Jordan said...

Hello

I'm getting married in Cebu this October 22nd. How long after our wedding do we have to wait for me to apply for this visa? Thanks!

Jordan

Qwertie said...

I'm not aware of any required waiting period. We started the process about 3 months afterward.

Anonymous said...

I am sharing with you a link for the countries list that require medical certificate; http://immigration.gov.ph/images/OPERATIONSORDER/Dec2014/OOSBM%202014-059-ANew.pdf

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Unknown said...

We are moving to the Philippines this year and I am afraid to start the process due to this.
We are planning to live in La Union which is quite a bit of a drive to Manila. Luckily, we have a place in Rizal we could stay at when we decide to pull the trigger on this.
I am Canadian as well, but my marriage certificate is from US. We got married in the US when my husband worked there for couple of years. I don't know if they will accept marriage certificate from outside the Philippines, and if they do, what extra verification will they require. I also don't know if they will require NBI (equivalent) clearance from the US if we apply within 6months of being physically in the Philippines.
Government process in the Philippines is so backwards to say the least.

Qwertie said...

Sorry, I don't know what you will need exactly. There must be some way to use your marriage certificate from outside the Philippines, but I cannot guess what extra red tape you may encounter. I look forward to hearing your story.

Darrell said...

Hello, great article! As with a Tourist Visa proof of funds was required. Is proof of funds showing Bank Statements required when applying for a 13A Marriage Visa? Thanks,

Qwertie said...

I wasn't able to easily find out what the financial requirements are to get a 13A VISA; the main law, "The Philippine Immigration Act of 1940" ( http://www.chanrobles.com/commonwealthactno613.htm ) doesn't seem to mention any. The attorney who interviews you may ask about your financial capacity (or not), so be sure to bring documentation of your financial assets, such as printouts of online statements of accounts.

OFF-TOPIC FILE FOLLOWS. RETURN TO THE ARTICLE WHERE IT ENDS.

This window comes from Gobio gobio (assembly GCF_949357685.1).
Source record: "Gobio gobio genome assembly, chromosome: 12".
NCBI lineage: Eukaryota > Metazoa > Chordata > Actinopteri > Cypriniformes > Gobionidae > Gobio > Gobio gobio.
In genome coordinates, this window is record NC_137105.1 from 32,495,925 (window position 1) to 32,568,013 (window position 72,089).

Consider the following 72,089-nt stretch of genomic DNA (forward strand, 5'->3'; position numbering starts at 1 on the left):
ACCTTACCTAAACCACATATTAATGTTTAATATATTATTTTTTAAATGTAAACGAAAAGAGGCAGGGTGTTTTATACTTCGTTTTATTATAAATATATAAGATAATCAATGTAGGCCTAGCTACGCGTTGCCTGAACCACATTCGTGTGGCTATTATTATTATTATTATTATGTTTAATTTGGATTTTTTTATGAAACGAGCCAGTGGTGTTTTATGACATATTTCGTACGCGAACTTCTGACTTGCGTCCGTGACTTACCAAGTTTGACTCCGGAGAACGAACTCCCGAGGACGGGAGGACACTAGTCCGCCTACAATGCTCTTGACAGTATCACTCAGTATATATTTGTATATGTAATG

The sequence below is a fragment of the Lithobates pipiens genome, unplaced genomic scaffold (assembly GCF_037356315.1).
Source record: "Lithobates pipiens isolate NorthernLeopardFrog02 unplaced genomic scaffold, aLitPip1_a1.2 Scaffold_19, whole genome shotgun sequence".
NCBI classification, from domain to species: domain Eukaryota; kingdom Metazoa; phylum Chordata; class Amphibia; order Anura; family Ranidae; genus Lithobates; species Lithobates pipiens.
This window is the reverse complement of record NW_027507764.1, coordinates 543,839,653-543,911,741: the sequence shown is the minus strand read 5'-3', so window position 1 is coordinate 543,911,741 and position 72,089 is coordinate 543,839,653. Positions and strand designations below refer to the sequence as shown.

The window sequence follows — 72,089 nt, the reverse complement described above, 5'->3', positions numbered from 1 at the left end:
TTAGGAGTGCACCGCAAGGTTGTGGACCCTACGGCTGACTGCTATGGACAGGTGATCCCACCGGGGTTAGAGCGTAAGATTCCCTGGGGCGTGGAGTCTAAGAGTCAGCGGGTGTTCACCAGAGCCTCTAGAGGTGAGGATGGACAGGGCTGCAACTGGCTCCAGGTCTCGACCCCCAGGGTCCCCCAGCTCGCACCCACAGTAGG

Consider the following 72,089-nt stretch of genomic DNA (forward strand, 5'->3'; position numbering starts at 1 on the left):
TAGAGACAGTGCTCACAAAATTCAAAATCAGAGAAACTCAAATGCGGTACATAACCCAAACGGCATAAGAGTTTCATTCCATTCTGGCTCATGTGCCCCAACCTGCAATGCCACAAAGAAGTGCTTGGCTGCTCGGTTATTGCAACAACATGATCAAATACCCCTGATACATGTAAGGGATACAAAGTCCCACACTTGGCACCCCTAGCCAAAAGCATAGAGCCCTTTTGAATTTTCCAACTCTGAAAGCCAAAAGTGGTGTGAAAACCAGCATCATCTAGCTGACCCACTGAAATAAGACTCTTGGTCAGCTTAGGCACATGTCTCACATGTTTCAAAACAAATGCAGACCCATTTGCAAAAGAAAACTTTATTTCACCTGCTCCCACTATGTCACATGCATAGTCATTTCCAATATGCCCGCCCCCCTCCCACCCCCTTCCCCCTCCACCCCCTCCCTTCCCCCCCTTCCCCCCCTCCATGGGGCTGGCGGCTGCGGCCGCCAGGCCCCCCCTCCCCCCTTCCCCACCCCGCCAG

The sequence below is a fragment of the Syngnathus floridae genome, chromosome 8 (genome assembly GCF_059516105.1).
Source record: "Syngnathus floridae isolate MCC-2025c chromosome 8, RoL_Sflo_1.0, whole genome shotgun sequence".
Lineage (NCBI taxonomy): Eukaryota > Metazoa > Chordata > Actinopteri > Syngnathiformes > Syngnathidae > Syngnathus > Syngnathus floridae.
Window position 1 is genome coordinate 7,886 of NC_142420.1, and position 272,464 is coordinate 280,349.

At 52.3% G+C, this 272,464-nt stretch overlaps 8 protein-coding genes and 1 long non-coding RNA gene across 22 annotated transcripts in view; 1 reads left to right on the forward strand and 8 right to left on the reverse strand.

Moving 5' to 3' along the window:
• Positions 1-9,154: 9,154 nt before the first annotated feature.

When applying for the 13A visa the second time (the first probationary visa lasts only one year), the attorney seemed somehow annoyed that I didn't have a job, but the fact that I had over $50,000 USD in my accounts seemed to be enough to compensate for that.

Anonymous said...

Qwertie,

may I ask question about NBI clearance?

Qwertie said...

I'm not an expert on them, but yes.

Anonymous said...

I am just confused. If applying for visa 13a while living in Philippines less than 6 months ago, one must bring criminal clearance record from country of origin, but if applying while living 6 months or more, one must bring NBI clearance only, or both?

Qwertie said...

No, when applying after 6 months or more, you need only an NBI clearance.

Anonymous said...

Thank you. However, do they do any criminal background search, asking information from country of origin (starting from its embassy, then through police institutions or so)? Because isn't visa 13a like public interest, so they would want to know whom they are granting that visa? They are even asking names and surnames and birthplaces of parents, for what purpose?

Qwertie said...

I have no idea what they do with that information. NBI gets all your fingerprints too.

Anonymous said...

Fingerprints are taken from everyone already in airport arrival (even if I don't need visa because I am from visa-free country, but fingerprints are taken), it's nothing wrong, but I just don't understand why do they ask about parents and even their birthplaces. It's their personal data, how can I give it without their consent? Anyway, thank you.